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Thursday, October 28, 2010

NBA Rookies To Watch 2010-2011

Every season there is an aura of excitement as well as uncertainty surrounding the NBA's incoming rookie class. Especially for someone like myself as I always tend to analyze prospects potential to be good professionals (I have a dream of one day being a scout). Will the top draft picks be able to live up to expectations? Will the "sleeper" pick make the team look like geniuses or look silly (we're looking at you, Kwame Brown). With all that said, here is a look at my picks for 10 rookies to watch this season, (5) for better and (5) for worse:

1. John Wall (1st overall, Washington Wizards)

By now you have heard about the ultra quick and crazy athletic point guard for the Wizards that everyone is excited about. Well believe the hype. Wall is a can't miss NBA star in the making. He can get to the basket at will and if he continues to work on his jumper he will be a serious problem. Things are looking up for the Wizards.

2. Blake Griffin (1st overall in 2009, Los Angeles Clippers)

Griffin missed all of last season with a knee injury but watching his play in preseason gives you a taste of what  he is capable of. He attacks the rim relentlessly and is good for a couple highlight dunks a night. He has even flashed signs of a jumper and nifty handles for a 6-10/250 power forward. Not to mention he's still only 21. He and Wall should be locked in a battle for ROY.

3. Wesley Johnson (3rd overall, Minnesota Timberwolves)

I remember before the draft mentioning that Johnson reminded me of a smoother version of Shawn Marion, with his ability to rebound, block shots and finish above the rim. Those attributes all hold true and Johnson is also much more polished offensively. He has a real nice jump shot and is fundamentally sound. He should get plenty of burn for the lowly Timberwolves.

4. DeMarcus Cousins (5th overall, Sacramento Kings)

Cousins is an absolute beast in the paint. He put up monster numbers while teamed up with Wall as freshmen at Kentucky, all in a system that may not have taken full advantage of his post potential. Cousins has excellent hands and is a load to keep off the glass. He even has a little bit of a face up game and can take slower centers off the dribble. Cousins should be 1st team all rookie and a future all-star if he can control his emotions.

5. Cole Aldrich (11th overall by the New Orleans Hornets, traded to the Thunder)

Aldrich makes this list as he fills a definite need for a clear playoff contender. He's big, knows his role and will block and alter shots. Aldrich can knock down a shot jump shot, and showed a decent hook shot and post game in college. Aldrich is the definition of a "value" pick and should make a nice impact for the Thunder this season.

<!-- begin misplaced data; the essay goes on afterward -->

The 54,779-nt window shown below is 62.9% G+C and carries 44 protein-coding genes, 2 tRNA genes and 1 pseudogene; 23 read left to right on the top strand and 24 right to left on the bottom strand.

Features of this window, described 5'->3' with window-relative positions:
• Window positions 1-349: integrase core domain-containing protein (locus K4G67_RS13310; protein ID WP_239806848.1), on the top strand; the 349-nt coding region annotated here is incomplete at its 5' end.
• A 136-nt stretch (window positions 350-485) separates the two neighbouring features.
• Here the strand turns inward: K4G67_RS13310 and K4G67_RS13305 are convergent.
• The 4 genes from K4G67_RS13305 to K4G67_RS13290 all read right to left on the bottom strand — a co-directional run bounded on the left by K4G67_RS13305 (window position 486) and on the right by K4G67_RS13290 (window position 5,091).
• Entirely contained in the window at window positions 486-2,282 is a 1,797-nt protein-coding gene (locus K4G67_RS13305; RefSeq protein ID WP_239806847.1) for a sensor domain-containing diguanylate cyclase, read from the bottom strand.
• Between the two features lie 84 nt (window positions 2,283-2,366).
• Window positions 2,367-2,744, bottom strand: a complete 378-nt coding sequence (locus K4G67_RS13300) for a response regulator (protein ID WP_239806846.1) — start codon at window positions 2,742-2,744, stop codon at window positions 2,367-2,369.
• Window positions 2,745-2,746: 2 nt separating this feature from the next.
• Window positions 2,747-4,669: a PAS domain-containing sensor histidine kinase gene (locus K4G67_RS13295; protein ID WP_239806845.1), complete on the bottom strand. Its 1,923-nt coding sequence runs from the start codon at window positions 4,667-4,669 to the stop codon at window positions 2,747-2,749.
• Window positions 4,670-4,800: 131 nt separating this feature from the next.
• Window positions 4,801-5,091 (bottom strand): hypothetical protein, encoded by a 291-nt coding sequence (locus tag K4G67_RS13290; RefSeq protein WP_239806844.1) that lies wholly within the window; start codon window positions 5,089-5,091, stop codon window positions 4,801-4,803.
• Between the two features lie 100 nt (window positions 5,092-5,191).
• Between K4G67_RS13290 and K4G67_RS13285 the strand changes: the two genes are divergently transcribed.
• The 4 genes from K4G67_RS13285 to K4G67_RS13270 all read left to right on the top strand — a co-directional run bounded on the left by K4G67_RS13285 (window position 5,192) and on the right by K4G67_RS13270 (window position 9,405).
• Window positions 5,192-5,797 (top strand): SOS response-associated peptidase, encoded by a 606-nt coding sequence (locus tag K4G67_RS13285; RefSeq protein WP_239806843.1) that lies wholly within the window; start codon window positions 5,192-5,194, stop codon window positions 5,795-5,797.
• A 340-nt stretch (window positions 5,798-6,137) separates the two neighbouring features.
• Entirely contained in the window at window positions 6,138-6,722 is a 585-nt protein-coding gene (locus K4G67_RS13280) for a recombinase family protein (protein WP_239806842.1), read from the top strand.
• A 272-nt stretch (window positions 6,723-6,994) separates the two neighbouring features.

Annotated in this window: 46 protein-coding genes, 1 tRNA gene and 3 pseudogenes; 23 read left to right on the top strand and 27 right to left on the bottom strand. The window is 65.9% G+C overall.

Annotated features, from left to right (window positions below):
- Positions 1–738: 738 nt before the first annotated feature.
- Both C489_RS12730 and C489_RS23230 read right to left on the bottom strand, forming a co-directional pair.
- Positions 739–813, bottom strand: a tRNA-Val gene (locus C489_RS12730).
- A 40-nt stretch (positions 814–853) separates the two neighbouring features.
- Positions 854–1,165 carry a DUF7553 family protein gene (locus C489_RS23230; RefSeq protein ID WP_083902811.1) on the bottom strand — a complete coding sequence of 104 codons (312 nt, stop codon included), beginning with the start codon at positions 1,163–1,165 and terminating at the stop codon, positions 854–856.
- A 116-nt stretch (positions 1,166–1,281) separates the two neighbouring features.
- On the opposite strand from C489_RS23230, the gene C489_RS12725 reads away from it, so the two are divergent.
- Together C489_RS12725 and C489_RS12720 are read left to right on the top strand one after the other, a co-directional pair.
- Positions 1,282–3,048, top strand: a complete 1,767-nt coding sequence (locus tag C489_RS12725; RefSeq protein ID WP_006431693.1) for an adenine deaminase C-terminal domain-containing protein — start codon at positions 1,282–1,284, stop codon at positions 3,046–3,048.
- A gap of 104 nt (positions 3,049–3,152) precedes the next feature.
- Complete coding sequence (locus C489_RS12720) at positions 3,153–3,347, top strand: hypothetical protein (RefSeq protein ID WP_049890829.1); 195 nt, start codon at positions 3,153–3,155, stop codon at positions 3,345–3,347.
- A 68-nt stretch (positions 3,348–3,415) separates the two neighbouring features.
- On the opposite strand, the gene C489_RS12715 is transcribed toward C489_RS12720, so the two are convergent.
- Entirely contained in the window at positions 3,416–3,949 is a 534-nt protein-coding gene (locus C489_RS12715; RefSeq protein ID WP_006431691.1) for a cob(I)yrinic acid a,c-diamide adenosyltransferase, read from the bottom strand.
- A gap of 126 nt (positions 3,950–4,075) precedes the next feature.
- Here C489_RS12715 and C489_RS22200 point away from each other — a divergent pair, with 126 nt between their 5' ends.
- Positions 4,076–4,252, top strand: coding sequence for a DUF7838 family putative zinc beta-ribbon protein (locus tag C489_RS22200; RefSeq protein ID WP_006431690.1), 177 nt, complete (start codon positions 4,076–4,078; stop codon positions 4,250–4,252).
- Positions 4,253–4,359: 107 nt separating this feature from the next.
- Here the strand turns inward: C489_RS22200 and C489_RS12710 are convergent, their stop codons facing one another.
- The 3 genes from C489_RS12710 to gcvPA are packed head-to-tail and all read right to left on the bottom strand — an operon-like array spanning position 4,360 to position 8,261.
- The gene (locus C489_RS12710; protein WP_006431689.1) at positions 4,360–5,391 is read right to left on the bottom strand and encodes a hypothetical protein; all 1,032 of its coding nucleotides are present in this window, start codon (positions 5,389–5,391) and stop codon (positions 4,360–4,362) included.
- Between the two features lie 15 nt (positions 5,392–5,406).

The "Worst"

5. Evan Turner (2rd overall, Philadelphia 76ers)

I know, I know, Turner was spectacular last season for the Ohio St. Buckeyes and he may have a solid pro career, but this is about the 2010-2011 season, where Turner will struggle. He and Sixers current star Andre Iguodala virtually play the same position and the Sixers will experiment with Turner at the point but that isn't his game. His arrival won't have a big enough effect on the season for me to consider him a stud. Yet.

4. Derrick Favors (3rd overall, New Jersey Nets)

Favors is the youngest player in the NBA this season and will face some growing pains. He has legit NBA size for a power forward and reminds me a little of Amare' Stoudemire but this season won't be the one where we see his full potential. If I'm wrong, then why did the Nets stock up on power forwards in the off season? I rest my case.

3. Epke Udoh (6th overall, Golden State Warriors)

This was a real reach as the 6th pick, especially when there were so many other players that Golden State could have used. Udoh is older than your average NBA rookie and only produced one decent season at Baylor and won't see the court until December or January due to injury. And I doubt he'll play much when he is healthy.

2. Eric Bledsoe (18th overall by Oklahoma Thunder, traded to the Clippers)

Entering his freshman year at Kentucky, Bledsoe was considered a top point guard prospect with excellent athleticism. But he was forced to play off the ball as Wall was the point, which probably stunted his growth as a floor general. He may be a decent back up one day but he will be hard pressed to see the floor this season. Another year running Kentucky after Wall left would have served Bledsoe well. But hey, he's a millionaire so I guess it was a win for him.

1. Daniel Orton (29th overall, Orlando Magic)

Talk about a reach. Orton barely played as a freshman for Kentucky (notice a trend?) and only 13 minutes when he did, averaging a little over 3 points and 3 boards per. You can't teach size, and Orlando figured he could eventually be serviceable backing up Dwight Howard. But Orton looked down right horrible in summer league play and couldn't avoid getting a ton of fouls. I don't see any of the skills you would look for in a 1st round big man, but 'm no expert. I'm sure the Magic could have done better than Orton though.


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